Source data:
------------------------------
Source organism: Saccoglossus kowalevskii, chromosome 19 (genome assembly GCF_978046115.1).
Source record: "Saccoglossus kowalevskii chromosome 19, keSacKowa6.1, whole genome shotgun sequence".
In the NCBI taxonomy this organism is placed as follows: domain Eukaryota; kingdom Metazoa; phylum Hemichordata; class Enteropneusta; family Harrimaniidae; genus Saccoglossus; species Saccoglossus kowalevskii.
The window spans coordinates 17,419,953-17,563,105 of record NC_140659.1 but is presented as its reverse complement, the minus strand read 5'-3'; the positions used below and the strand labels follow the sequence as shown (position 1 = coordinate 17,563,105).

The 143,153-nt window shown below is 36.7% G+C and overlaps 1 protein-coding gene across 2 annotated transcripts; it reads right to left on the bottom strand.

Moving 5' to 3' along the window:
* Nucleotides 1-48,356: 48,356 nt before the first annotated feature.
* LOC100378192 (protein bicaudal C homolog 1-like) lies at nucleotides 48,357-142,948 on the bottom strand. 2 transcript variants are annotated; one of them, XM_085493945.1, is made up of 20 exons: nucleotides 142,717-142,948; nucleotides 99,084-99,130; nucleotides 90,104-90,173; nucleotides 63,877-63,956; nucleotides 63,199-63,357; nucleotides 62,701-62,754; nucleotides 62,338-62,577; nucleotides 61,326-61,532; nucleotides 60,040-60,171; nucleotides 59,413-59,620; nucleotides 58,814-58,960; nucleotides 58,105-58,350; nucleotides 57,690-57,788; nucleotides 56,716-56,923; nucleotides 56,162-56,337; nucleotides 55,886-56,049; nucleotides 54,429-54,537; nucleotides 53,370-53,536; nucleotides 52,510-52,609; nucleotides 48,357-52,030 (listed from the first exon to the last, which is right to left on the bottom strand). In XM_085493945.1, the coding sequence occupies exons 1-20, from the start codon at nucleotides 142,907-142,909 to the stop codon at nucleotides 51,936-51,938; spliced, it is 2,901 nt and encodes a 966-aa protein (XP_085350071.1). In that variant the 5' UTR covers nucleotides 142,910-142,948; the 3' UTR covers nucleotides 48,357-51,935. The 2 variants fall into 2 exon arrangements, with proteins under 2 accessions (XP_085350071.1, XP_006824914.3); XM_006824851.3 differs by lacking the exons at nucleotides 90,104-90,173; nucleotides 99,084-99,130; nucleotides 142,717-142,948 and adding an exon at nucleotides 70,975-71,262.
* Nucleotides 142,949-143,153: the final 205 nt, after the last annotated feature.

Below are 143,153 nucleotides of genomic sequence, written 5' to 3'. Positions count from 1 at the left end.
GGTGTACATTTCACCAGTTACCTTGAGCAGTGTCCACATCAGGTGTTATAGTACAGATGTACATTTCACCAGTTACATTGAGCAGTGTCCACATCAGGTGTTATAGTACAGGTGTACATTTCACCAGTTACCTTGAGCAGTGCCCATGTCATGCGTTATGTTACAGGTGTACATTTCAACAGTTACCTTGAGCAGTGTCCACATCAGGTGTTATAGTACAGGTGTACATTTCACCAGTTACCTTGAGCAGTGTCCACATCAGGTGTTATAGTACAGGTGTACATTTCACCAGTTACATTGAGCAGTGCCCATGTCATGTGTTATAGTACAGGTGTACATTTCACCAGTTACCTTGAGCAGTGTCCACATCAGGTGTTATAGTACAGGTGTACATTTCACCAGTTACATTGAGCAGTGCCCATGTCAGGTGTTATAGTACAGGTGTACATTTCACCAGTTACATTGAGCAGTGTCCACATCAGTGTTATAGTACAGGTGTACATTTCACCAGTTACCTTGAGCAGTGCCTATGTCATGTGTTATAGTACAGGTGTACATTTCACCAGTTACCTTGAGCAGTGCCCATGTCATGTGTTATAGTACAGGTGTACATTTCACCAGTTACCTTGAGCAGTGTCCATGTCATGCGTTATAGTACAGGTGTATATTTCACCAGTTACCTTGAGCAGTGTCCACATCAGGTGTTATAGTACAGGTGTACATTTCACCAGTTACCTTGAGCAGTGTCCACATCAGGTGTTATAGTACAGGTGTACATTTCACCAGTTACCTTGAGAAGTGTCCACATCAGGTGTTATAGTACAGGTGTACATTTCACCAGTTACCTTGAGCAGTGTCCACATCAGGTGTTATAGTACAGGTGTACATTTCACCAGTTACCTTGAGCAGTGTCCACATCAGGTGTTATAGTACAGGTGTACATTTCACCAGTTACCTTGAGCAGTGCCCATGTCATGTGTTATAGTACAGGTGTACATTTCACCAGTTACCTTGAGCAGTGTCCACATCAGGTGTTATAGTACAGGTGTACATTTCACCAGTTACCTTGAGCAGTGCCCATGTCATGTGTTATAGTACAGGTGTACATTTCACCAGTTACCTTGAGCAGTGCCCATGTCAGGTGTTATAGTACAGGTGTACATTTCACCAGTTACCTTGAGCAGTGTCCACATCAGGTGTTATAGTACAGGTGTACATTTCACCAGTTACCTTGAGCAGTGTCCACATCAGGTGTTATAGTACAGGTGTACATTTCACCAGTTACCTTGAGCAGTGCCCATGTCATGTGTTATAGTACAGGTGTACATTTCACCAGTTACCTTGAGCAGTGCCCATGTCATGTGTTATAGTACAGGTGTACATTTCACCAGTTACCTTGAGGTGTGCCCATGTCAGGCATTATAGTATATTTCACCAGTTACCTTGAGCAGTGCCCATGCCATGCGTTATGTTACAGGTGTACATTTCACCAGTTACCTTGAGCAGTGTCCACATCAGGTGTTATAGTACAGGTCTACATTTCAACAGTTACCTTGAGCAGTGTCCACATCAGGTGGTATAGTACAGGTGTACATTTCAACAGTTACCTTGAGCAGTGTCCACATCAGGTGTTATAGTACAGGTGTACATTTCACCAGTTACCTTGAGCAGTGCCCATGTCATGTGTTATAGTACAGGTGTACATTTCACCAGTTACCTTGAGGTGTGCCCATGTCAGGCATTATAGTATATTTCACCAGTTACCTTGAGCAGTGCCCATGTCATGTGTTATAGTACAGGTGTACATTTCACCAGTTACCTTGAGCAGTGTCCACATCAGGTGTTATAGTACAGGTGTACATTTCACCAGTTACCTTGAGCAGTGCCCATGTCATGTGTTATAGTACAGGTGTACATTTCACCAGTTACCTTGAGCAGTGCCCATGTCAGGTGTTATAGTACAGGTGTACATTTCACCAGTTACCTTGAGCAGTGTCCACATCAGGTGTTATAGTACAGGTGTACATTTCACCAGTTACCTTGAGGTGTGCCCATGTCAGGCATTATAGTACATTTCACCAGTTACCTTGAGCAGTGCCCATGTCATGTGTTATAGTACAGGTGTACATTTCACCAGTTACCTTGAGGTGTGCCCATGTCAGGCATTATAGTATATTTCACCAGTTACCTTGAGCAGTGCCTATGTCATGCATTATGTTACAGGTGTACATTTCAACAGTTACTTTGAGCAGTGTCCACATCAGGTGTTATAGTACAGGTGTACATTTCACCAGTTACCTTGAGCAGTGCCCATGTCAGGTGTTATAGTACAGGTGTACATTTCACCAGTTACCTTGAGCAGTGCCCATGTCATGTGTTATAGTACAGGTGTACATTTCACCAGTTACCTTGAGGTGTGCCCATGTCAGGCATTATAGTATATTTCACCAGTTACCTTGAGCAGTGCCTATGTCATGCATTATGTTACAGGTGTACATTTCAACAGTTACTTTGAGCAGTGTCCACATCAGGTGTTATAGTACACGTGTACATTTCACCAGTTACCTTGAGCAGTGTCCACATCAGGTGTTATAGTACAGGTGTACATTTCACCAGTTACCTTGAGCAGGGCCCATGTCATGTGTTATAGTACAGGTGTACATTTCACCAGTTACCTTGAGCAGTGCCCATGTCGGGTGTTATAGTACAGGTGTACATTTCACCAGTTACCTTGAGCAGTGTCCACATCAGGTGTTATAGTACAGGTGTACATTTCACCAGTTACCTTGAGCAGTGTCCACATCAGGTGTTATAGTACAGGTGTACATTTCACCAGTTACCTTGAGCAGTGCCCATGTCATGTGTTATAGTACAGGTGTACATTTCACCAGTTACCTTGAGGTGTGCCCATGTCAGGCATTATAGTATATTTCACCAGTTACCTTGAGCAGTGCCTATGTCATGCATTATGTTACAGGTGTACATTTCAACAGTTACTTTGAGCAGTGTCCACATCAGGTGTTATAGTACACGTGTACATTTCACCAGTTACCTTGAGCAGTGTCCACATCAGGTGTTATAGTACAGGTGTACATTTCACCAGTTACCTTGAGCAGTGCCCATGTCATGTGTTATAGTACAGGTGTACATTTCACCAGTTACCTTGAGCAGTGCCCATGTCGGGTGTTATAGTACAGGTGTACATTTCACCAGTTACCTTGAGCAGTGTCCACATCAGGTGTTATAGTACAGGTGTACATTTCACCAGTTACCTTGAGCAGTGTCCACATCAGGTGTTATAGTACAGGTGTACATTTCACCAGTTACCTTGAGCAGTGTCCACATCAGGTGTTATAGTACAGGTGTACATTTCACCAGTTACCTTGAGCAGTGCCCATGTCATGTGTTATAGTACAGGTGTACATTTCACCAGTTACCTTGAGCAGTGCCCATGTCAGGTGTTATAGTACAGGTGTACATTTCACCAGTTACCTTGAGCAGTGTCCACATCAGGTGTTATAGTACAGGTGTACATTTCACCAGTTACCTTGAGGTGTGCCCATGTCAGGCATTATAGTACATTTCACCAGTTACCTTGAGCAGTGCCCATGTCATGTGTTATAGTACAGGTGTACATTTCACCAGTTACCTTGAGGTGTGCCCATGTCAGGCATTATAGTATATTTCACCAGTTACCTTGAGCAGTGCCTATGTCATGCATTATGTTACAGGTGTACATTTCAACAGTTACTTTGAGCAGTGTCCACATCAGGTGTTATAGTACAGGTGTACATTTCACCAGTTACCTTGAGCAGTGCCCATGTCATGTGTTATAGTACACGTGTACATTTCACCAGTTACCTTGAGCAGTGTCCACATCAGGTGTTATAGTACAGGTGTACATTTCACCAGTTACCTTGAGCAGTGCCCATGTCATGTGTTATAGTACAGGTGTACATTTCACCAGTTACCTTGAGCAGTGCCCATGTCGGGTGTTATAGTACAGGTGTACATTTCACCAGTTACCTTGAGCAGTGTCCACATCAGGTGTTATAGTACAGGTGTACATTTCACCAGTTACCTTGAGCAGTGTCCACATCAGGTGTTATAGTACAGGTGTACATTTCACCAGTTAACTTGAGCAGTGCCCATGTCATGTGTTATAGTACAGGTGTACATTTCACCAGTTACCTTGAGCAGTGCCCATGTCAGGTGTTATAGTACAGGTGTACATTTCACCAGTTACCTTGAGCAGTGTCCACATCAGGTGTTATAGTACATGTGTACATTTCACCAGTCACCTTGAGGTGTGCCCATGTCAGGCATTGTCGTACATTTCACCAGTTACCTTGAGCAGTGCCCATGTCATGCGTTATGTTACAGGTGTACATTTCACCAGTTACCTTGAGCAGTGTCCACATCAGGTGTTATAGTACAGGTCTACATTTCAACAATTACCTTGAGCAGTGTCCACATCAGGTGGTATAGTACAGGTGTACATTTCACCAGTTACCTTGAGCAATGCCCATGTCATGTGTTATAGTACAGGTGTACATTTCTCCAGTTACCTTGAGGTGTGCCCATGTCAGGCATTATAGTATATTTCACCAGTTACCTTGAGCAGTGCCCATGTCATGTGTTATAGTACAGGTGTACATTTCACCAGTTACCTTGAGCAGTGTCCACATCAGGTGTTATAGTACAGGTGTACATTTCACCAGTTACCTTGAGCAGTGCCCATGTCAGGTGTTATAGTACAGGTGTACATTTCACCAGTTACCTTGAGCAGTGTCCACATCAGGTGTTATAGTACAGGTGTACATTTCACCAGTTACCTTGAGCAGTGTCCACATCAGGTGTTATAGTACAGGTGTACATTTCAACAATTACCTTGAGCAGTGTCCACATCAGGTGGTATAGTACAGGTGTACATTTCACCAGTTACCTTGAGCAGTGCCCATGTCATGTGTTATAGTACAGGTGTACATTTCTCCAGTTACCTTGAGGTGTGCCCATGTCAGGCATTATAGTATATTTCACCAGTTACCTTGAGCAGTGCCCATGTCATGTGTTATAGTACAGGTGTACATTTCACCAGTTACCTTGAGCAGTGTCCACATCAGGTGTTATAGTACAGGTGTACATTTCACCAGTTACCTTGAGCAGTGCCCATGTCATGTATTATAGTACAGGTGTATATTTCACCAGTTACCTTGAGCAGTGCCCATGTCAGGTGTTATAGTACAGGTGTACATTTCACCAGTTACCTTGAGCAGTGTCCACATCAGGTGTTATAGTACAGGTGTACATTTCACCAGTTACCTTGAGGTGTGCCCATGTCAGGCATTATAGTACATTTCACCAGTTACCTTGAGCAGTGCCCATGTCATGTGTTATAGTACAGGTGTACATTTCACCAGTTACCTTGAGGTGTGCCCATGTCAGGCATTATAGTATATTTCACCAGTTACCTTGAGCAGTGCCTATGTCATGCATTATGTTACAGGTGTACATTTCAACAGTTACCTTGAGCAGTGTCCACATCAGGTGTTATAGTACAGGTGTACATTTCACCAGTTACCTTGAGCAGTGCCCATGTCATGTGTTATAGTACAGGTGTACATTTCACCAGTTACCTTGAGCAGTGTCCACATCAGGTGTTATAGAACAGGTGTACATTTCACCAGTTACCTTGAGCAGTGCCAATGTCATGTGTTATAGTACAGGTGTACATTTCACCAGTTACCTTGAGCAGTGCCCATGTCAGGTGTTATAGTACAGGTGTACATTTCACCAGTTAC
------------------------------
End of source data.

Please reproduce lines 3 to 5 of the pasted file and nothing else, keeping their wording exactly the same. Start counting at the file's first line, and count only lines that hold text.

In the NCBI taxonomy this organism is placed as follows: domain Eukaryota; kingdom Metazoa; phylum Hemichordata; class Enteropneusta; family Harrimaniidae; genus Saccoglossus; species Saccoglossus kowalevskii.
The window spans coordinates 17,419,953-17,563,105 of record NC_140659.1 but is presented as its reverse complement, the minus strand read 5'-3'; the positions used below and the strand labels follow the sequence as shown (position 1 = coordinate 17,563,105).

The 143,153-nt window shown below is 36.7% G+C and overlaps 1 protein-coding gene across 2 annotated transcripts; it reads right to left on the bottom strand.